Amid the flag-waving of these two most patriotic months of the year in Utah (from Memorial Day to Pioneer Day), I have the song “Proud to be an American” in my head frequently.
And generally I share those feelings of pride in my country, a unique democracy founded on principles of equality.
But Monday, June 11, I had a hard time identifying with that idea, as my government put a man to death. The man was guilty of a horrendous crime, but what we as a nation did by taking that which God alone has the right to take is equally appalling.
I do not defend or reduce the significance of what happened that April morning six years ago; I remember seeing the image of that building ripped apart by a terrorist’s bomb, and I remember driving through Oklahoma City at night a few weeks later and feeling a city’s grief palpable in the air.
But by stooping to the level of the killer, we have implicated ourselves in the pervasive guilt that is born when a human life is taken.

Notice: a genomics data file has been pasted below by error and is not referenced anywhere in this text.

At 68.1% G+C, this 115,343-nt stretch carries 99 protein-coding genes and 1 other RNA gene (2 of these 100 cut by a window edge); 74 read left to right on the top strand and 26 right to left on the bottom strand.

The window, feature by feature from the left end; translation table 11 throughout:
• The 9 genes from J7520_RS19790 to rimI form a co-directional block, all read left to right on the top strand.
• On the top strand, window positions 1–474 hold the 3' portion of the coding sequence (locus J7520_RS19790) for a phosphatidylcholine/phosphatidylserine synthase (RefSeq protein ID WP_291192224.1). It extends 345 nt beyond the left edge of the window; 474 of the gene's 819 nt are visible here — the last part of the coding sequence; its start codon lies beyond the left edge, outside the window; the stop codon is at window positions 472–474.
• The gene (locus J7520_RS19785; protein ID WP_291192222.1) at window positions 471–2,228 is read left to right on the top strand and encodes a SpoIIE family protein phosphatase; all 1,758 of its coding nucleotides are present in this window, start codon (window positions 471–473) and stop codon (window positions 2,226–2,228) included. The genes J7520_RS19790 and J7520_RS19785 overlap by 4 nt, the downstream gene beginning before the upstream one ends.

Some try to justify our actions by demonizing the man (so often called a “monster”), by speaking of “justice” (which is such an amorphous idea that mortal man can not begin to understand it), or by ignoring the repercussions of our actions.
We as a people are guilty of homicide, and no line of reasoning can change that fact. Not one of the victims has been brought back by this futile act of retaliation.
Revenge, cloaked in noble rhetoric of recompense, is the motive for such a deed. Supporters of capital punishment speak of deterring crime, but the body count is simply increased, and all that happens is instead of one killer, we now have a nation of people with blood on our hands.
Our thirst for vengeance blinds us to the humanity that binds you and me and even the murderer together. And so I look out at the flags flying over Provo, and at the banner on the stadium celebrating a festival of freedom, and I struggle to sing that patriotic song to myself, but instead of “God bless the USA,” all I can think is “God forgive the USA.”
And I’m not sure that will happen as long as we seek justice by imitating the murderer.
Roy Turner, Provo, UT